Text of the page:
This has been a difficult Thanksgiving weekend, but not without things for which I’ve been thankful. One of those has been the ability to escape, even if just for a bit. The pattern has been for me to get in a bit of paddling either at sunrise or in the morning. Either Laura or Amy would head over to Atlantic Healthcare by 9:00 to get their mom up for the day, and I would join them there later (with a banjo on my knee, to quote the old song.) I had to limit these escapes, though. A couple of times I would get some distance from the house, check in with Laura to find her in the midst of dealing with a crisis, then find myself paddling pretty quickly straight back to come assist where I can. In those situations I found myself hitting a zen state, where I become one with the kayak, paddling as quickly and efficiently as possibly to get to my destination..
Normally I don’t believe in paddling just to get from point A to point B. I’ve paddling with a couple of groups, and that seemed to be their only goal. One reason I like Lowcountry Unfiltered, the “ADD Paddlers”, is because they realize that the fun is in the journey, in the discoveries along the way. That’s my entire paddling philosophy in a nutshell.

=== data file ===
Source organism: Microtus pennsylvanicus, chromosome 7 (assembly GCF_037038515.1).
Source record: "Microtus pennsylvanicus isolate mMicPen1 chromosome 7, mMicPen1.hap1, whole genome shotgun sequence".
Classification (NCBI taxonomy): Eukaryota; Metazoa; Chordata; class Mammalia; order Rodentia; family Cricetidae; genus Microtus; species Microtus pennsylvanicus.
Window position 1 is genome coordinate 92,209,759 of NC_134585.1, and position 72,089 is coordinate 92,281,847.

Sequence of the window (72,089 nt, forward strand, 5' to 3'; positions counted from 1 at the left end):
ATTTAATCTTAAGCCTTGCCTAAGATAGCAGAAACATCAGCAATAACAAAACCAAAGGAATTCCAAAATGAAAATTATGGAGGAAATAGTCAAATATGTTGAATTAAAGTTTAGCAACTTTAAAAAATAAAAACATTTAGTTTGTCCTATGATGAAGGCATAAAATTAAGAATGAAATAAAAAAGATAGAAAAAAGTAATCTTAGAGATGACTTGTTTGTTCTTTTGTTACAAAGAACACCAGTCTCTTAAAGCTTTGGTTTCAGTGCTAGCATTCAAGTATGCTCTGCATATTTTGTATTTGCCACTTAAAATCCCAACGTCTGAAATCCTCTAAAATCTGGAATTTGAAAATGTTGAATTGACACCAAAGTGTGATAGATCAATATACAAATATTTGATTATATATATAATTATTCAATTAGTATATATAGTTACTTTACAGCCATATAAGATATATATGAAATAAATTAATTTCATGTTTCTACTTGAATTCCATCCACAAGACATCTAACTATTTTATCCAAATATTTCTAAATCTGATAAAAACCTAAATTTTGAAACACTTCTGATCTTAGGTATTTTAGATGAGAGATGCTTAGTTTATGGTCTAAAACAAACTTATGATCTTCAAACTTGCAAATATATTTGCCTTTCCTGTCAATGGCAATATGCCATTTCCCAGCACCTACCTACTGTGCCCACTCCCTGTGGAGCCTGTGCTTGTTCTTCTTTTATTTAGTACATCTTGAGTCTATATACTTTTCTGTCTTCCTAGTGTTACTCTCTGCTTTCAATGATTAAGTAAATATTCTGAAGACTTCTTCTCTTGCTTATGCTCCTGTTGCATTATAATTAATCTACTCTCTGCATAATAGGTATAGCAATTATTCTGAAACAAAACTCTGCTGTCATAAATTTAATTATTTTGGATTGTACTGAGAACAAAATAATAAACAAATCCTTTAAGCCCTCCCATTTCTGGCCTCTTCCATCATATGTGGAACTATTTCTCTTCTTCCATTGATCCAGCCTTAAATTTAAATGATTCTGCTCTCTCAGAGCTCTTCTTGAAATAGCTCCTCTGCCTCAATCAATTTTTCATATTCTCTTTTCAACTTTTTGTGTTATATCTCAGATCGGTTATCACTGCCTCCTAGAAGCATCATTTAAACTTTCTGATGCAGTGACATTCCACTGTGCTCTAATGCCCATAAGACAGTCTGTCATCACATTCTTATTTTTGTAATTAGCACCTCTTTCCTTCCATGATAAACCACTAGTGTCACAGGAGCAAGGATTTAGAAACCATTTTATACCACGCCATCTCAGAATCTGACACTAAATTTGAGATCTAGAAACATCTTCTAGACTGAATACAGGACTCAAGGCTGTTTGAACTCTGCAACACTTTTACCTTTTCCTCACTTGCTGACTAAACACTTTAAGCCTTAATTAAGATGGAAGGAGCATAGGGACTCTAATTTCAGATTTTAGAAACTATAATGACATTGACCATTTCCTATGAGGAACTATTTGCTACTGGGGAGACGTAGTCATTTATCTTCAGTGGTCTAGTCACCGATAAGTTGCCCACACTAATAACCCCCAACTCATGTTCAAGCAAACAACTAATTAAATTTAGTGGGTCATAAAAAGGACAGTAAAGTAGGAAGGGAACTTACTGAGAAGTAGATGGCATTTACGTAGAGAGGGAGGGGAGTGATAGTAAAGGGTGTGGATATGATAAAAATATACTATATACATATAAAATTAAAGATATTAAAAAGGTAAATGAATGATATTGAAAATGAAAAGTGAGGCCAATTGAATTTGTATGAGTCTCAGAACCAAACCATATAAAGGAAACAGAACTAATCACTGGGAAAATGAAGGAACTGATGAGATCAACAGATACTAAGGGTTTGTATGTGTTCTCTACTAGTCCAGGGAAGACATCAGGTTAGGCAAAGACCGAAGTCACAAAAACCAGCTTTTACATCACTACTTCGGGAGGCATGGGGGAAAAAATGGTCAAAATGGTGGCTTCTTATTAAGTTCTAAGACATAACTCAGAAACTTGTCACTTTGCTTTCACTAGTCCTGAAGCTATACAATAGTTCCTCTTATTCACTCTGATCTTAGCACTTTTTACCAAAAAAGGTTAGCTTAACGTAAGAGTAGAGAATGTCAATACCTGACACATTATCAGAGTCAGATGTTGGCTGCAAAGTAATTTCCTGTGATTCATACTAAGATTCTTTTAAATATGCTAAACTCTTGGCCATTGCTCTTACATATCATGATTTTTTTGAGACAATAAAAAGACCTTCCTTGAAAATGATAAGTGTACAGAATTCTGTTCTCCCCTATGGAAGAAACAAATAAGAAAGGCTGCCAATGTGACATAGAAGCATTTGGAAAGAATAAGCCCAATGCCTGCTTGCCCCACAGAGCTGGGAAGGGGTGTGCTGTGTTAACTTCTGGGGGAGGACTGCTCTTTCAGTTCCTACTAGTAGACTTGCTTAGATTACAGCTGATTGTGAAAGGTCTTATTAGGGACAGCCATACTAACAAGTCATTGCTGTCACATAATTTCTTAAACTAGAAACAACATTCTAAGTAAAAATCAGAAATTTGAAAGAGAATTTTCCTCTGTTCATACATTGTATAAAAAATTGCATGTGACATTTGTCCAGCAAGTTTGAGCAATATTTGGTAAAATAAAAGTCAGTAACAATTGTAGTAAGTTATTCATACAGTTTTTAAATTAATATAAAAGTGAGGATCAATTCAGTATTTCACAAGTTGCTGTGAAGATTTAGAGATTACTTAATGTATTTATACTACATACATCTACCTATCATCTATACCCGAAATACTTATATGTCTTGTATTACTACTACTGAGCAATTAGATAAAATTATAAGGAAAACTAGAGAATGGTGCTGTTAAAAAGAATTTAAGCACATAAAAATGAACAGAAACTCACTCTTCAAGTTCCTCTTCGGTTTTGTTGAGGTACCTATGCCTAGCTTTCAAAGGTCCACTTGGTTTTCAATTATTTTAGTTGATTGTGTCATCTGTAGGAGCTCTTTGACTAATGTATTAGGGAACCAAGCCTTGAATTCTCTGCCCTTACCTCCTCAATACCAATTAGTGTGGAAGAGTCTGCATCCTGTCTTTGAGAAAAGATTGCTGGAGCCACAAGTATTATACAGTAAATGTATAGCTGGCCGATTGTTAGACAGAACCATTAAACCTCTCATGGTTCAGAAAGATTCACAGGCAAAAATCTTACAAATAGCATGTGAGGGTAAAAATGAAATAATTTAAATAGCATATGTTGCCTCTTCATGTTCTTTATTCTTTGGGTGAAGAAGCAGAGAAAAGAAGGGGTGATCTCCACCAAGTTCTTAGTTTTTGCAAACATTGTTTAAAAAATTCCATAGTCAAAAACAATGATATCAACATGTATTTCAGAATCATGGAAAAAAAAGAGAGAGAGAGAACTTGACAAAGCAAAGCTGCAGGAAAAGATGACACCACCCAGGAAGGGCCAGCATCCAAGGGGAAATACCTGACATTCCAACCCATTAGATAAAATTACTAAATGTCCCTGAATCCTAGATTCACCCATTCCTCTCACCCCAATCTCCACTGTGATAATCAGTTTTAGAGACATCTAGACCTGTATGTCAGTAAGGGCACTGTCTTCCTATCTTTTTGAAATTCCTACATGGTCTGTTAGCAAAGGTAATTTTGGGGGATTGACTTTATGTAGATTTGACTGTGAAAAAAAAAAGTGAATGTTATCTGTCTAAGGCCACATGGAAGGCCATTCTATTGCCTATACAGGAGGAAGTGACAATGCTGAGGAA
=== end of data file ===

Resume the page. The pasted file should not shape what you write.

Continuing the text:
My long-time friend Bennie Waddell eloquently summed up a similar feelings about kayaking on his own blog He also posted this to the Church of the Double Bladed Paddle group on Facebook:
I don’t remember the actual year (maybe 2008?) but church member David Freeland turned me on to kayaking. Our families were vacationing at the time on the South Carolina coast when my good friend was suffering from his own family tragedy. The peace Dave had while on the Water in the midst of his own grief was something I coveted. At the time I was told by my wife that there was no way, no how that I would get a kayak. We were just flat broke.
Years have now passed and on Father’s Day this year my wife took me to Walmart (yes, I hate it too). My incredible wife bought me my first kayak! it is a 10′ Sun Dolphin Aruba which she could only afford via her paycheck that came at the end of that month. This occurred at the end of our vacation on Lake Keowee, South Carolina paid for by a family member.
In recent months I have purchased another kayak wanting others to join me. I have a terrific friend (Tom Taylor) who has been patient with my family’s circumstances and who invited me to this forum.